by Mark Harvey
Sometimes our American ideas about social problems and how to fix them are downright medieval, ineffective, and harmful. And even when our methods are ineffective and harmful, we are likely to stick to them if there is some moralistic taint to the issue. We are the children of Puritans, those refugees who came to America in the 17th century to escape King Charles.
To say Puritans had strong beliefs is as understated as saying Genghis Khan enjoyed a little pillaging and conquering out on the Asian steppes. The Puritans were believers like no believers before them. And in general, they weren’t a lot of fun. As if religious services aren’t serious enough, the Puritans eliminated choral music and musical instruments from their churches because those touches were a little too much like the papistry of the Catholic Church. Puritans in Massachusetts even banned Christmas for a spell as they thought the holiday had a pagan origin and therefore embraced idolatry.
The journalist H.L. Menken put it well when he said, “Puritanism is the haunting fear that someone, somewhere, may be happy.”
So when you forge a nation with some strong puritan roots along with some marvelous practicality, such as the United States, sometimes you get pretty mixed up results. The prime example is our colossally counter-productive “War on Drugs,” now 50 years in the works. Read more »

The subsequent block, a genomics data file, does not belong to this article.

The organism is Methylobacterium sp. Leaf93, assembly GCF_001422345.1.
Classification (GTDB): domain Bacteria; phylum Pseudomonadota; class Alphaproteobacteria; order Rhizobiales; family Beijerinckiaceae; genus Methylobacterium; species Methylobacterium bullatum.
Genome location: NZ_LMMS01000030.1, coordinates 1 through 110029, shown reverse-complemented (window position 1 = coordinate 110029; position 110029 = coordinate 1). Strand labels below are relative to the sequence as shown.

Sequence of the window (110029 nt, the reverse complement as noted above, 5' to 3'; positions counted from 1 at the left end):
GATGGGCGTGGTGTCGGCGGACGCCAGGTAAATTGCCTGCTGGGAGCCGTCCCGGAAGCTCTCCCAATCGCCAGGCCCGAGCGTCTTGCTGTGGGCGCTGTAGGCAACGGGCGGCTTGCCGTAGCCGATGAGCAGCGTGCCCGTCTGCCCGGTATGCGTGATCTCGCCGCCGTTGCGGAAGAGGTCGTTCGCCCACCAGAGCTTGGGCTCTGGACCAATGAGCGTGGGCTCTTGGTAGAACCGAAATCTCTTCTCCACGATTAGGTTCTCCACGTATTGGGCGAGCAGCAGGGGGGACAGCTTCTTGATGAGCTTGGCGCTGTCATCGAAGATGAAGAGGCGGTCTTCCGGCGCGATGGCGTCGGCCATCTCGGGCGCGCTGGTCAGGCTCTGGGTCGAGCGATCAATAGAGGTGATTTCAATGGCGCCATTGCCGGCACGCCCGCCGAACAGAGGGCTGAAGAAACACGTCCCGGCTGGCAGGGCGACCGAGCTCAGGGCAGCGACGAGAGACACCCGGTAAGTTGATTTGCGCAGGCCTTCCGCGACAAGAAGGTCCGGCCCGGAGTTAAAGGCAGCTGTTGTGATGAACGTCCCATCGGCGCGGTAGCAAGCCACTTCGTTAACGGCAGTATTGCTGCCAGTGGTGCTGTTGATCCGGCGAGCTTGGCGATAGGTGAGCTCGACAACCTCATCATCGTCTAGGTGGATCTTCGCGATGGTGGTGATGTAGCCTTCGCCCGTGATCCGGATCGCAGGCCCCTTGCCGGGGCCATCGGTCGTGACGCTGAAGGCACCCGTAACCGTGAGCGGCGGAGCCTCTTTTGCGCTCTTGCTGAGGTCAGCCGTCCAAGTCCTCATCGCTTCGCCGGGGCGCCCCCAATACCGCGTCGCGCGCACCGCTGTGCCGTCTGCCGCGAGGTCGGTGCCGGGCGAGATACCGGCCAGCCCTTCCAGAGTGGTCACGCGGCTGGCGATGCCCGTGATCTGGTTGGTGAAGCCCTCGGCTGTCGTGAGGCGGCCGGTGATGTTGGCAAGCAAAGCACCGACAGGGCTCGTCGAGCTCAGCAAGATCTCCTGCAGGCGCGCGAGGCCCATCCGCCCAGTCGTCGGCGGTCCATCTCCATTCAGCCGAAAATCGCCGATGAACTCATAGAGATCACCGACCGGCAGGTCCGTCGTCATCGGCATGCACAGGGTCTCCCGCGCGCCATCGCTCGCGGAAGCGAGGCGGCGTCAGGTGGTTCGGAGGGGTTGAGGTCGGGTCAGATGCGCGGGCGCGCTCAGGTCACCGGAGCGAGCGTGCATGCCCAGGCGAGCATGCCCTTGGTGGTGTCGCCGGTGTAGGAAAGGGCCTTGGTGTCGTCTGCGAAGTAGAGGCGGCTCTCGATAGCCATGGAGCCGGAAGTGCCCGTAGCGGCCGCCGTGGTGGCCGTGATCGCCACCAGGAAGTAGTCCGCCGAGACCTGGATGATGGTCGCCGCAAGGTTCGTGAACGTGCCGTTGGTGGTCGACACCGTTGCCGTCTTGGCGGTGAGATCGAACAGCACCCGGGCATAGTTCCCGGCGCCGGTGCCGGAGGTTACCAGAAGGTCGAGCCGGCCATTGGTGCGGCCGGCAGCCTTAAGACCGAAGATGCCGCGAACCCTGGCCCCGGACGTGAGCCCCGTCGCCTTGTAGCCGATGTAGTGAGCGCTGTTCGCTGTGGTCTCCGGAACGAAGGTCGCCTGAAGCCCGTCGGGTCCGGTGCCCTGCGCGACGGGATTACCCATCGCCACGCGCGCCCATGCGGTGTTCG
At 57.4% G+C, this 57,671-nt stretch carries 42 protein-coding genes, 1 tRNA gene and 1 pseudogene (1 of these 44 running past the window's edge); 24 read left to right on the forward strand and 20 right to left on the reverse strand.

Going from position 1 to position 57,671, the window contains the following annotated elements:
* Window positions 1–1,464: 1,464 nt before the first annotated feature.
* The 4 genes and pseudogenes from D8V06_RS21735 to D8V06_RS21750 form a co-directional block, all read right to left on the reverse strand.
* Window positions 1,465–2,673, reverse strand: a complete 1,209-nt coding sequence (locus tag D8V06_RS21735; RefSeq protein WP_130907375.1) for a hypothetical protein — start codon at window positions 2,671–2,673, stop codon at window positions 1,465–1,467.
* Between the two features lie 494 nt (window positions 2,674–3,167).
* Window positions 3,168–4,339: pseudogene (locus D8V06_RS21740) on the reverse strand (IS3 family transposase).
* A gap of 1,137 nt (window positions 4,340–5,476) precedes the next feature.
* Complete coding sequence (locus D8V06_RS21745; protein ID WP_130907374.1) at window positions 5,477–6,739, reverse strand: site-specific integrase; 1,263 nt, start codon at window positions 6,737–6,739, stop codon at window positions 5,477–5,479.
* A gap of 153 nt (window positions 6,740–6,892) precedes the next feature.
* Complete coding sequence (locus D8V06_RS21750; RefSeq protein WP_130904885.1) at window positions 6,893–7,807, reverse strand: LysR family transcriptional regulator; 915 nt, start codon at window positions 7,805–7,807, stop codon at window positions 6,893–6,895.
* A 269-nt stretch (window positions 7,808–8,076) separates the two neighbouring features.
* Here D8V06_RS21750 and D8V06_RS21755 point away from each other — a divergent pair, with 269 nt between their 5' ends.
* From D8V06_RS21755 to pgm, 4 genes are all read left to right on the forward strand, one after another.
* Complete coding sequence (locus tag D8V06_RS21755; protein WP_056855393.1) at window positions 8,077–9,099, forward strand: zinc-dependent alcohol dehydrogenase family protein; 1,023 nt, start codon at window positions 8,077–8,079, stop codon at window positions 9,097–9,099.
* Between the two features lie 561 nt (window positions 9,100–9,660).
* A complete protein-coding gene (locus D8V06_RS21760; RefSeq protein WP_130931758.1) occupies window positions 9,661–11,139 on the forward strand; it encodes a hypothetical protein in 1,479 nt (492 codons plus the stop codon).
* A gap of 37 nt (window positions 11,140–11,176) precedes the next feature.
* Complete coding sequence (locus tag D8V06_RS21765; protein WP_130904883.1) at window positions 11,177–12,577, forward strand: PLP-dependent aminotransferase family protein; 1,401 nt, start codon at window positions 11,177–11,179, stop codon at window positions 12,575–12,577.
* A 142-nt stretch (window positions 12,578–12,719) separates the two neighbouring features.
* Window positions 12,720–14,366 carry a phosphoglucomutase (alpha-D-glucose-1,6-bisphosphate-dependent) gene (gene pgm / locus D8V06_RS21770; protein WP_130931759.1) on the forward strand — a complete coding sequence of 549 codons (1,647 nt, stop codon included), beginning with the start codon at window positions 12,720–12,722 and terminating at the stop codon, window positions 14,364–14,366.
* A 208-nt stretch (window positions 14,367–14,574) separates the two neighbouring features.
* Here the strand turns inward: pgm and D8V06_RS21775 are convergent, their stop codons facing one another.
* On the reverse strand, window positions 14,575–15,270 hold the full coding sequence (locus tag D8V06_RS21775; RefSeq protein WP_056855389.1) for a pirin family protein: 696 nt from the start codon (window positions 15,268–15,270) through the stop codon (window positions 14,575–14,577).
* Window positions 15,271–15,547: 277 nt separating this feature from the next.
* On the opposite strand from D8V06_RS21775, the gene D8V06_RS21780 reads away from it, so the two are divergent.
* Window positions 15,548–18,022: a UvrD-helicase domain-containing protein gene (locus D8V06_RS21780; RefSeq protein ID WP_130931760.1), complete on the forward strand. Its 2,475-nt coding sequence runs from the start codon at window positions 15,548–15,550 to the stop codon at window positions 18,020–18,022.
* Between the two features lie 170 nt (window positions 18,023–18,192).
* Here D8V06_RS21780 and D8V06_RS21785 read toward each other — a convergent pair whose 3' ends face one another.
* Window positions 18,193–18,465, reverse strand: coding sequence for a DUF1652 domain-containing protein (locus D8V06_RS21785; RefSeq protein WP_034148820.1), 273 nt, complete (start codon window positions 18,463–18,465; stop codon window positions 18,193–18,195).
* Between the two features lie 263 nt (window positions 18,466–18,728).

by Carol A. Westbrook
“What should I do with this?” my husband asked, as he handed me the letter. It was a Press Ganey survey asking him to evaluate a recent visit to his doctor.
In case you have never seen one, a Press Ganey survey is a multi-page questionnaire in which you asked to rate your experiences during a hospital or outpatient clinic visit, from 0 (bad) to 5 (best). The completed questionnaire is mailed to Press Ganey, which compiles and analyzes the data, and reports the results to the hospital or health care system that ordered the survey.
The survey asks questions like, “Did you have to wait long to see your doctor? Was the staff pleasant? Was the waiting room clean? Did your doctor take enough time to explain things to you? Did your doctor smile and shake your hand? Did the valet parker return your car promptly?” It also does not ask questions that the health care organization does not want to hear, for example, “Was your doctor given enough time with you? Did you actually get to see the doctor instead of the nurse practitioner? “Press Ganey has been called an Angels' List for clinics and hospitals.
That is why administrators love Press Ganey surveys–because they know that good scores will bring in more business. They also have the side benefit of providing an outlet for unsatisfied or angry patients who otherwise would be pounding on their door. Giving a doctor a “0” makes a disgruntled customer feel that he is addressing a problem, without the manager ever having to do anything about it!
Most importantly, though, patient satisfaction scores provide “objective” data that can be used to manipulate physicians by lowering their salaries or even firing them if they do not maintain a high score.
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